- High-Fidelity Prototypes are wireframes that look and feel like the real thing. They are interactive and the user will typically not be able to tell the difference. Often these are made with Sketch or InVision.
- Live Data Prototypes
- Used to collect actual data to see if we can prove a hypothesis or gather enough data to support one. Live data prototypes need to have access to live data sources and be able to send enough live traffic to test the hypothesis. The prototypes are typically used for work flows, new designs or features.
- Some examples for use are for applying game dynamics, product funnel, or search result relevance. You will use a live data prototype to collect data on how the new approach performs.
- Hybrid Prototypes
- These are a combination of the above. An example of a hybrid prototype would be one that combines a high-fidelity user prototype, but having a live person taking care of back-end processes that would be automated in the shipped product. An example would be a lead gen application funnel, where the live data is collected from the user but then a person will manually submit the leads.
The important thing to remember for all these approaches is to keep it simple. Prototypes are intended to be thrown away, and not scaled. You don’t want to waste designers or engineers time building something that will be thrown out. These are justs tests to see if a hypothesis is valid. There is no point in building something flushed out that might not even see the light of day.
Happy Discovery! Time for me to get some tacos 🌮
New and seasoned PMs all too often find roles that are pitched as Product Management roles, but in reality they are nowhere near an actual PM role. We have all seen it, the job post with the title “Product Manager” followed by a description that resembles something similar to a Project Manager or Product Owner. Sometimes the description is spot on but after a little digging you find out that the role isn’t a true PM role. It seems as if a lot of companies today just see “Product Manager” as some new hip term that is used to describe the person who “talks to the engineers” without realizing what the responsibilities of a PM are, let alone the value that a truly great PM can add.
The reality is, unless you are going to a company that is famously product driven or a FAANG, it can be hard to tell. The danger comes in getting yourself stuck in one of these roles. A move in to one of these roles could be a great learning experience, but will probably stunt your growth as a PM.
What you need to look for is joining a company as a Product Manager on an Empowered Product Team. Marty Cagan describes Empowered Product Teams as:
“cross-functional (product, design and engineering); they are focused on and measured by outcomes (rather than output); and they are empowered to figure out the best way to solve the problems they’ve been asked to solve.The purpose of a product team in this sense is to solve problems in ways our customers love, yet work for our business.”
That’s why interviewing is so important because it’s your opportunity to determine if the company is looking for a true Product Manager, or something that they think is a Product Manager. I like to ask these questions when interviewing to gauge companies:
- How are the teams structured?
- This will let you see how the PM role is utilized, either within a scrum team or as a separate entity. You want to make sure the PM is embedded within the team or squad.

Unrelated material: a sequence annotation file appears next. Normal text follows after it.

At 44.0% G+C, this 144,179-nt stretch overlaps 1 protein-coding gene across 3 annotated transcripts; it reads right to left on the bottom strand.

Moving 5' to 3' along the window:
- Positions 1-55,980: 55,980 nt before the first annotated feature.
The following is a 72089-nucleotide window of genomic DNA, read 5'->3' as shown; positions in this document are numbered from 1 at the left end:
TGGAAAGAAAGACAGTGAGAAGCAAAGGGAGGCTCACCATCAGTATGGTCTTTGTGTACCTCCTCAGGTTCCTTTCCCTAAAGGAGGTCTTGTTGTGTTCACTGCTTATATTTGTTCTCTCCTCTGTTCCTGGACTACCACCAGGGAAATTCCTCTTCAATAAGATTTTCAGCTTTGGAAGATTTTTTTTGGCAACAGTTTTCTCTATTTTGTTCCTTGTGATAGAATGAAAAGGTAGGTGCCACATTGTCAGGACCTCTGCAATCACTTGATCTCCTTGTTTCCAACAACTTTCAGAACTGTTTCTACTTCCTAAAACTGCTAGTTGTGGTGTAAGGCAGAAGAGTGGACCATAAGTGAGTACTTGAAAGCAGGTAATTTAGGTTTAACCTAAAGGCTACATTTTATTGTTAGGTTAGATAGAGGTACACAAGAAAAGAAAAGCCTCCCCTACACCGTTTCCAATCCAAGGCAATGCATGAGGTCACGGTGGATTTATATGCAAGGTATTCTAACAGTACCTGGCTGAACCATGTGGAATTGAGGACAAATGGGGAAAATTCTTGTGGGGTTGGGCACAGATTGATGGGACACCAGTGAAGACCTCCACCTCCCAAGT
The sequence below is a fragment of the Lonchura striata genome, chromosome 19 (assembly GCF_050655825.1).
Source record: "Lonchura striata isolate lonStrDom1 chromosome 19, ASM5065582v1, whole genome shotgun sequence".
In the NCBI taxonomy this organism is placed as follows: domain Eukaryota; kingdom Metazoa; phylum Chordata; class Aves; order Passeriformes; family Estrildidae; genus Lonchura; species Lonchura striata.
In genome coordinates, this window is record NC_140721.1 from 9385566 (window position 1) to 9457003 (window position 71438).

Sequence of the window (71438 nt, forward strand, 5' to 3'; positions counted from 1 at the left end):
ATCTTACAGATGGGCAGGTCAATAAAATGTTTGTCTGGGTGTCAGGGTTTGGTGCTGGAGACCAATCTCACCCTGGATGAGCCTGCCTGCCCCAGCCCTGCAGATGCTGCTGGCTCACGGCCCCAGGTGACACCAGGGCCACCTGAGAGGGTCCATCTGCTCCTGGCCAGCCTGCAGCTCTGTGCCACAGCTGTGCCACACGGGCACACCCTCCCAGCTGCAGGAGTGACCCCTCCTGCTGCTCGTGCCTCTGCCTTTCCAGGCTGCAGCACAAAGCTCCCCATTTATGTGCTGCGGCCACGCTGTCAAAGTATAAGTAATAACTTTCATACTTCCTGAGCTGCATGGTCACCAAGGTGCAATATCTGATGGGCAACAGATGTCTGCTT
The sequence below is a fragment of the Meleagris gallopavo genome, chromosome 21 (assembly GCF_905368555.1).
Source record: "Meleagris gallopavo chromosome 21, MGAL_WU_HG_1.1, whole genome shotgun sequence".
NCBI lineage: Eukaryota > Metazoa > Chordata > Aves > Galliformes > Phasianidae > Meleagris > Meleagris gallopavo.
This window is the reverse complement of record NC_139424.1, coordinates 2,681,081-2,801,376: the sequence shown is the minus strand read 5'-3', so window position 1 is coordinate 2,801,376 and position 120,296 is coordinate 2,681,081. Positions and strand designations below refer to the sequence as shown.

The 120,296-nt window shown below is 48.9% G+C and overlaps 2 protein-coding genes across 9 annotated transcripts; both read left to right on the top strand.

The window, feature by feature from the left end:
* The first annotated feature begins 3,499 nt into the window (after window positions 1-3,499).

- This is also an opportunity to see if you will have data or design resources in your squad (because if you don’t, the responsibility will probably be on you).
- How large is the Product Team?
- You want to be wary of places that have a lot of Product resources when compared to engineers. A typical scrum team is between 5-8 people, so if a company has a 15 engineers and 5 Product Managers I would be concerned. Too many PMs could mean that PMs would have to battle each other for engineering resources, and likely function more as Project Managers.
- What’s the current backlog look like?
- This is a tricky question that can reveal a lot. First of all if there is no backlog at all, that’s good because it means that it’s up to you to fill it up. If it’s up to you and the squad to create and prioritize the backlog, that usually means you are a part of an empowered team.
- If a backlog already exists, that isn’t a bad thing either. If the product isn’t brand new, you can expect features to have been designed and prioritized prior to your arrival. However, this is your opportunity to find if it’s your responsibility to fill and prioritize the backlog. If filling and prioritizing the backlog someone else’s responsibility, then they are looking for a Project Manager or Product Owner.
- How are the teams measured?
- This will let you know if the teams are measured on outcomes, rather than output.
- Often times empowered teams are measured by an OKR, typically quarterly.
I also like to look at the current PMs on staff, and the VP/Director/whoever is leading the product team. If they come from a FAANG or product driven org, they are most likely operating or building empowered product teams.
Keep in-mind that you shouldn’t write off a company simply because they are not empowered. Building empowered teams requires a lot of resources, and a lot of trust. Younger companies that have a product minded founder or co-founder are most likely not going to be empowered. Working hand in hand with a co-founder in a Product role can be an amazing opportunity for a PM.
Hi, I’m Sam Mogharabi. I have worked in Software Development since 2009 and have been working in Product since 2014. I have worked for “big-tech” and for small start-ups.
This blog focuses on the day in and day out of the life of a Product Manager. From discovery to deployment… and everything in between (yes I know, success criteria is after deployment but I liked the way it sounded).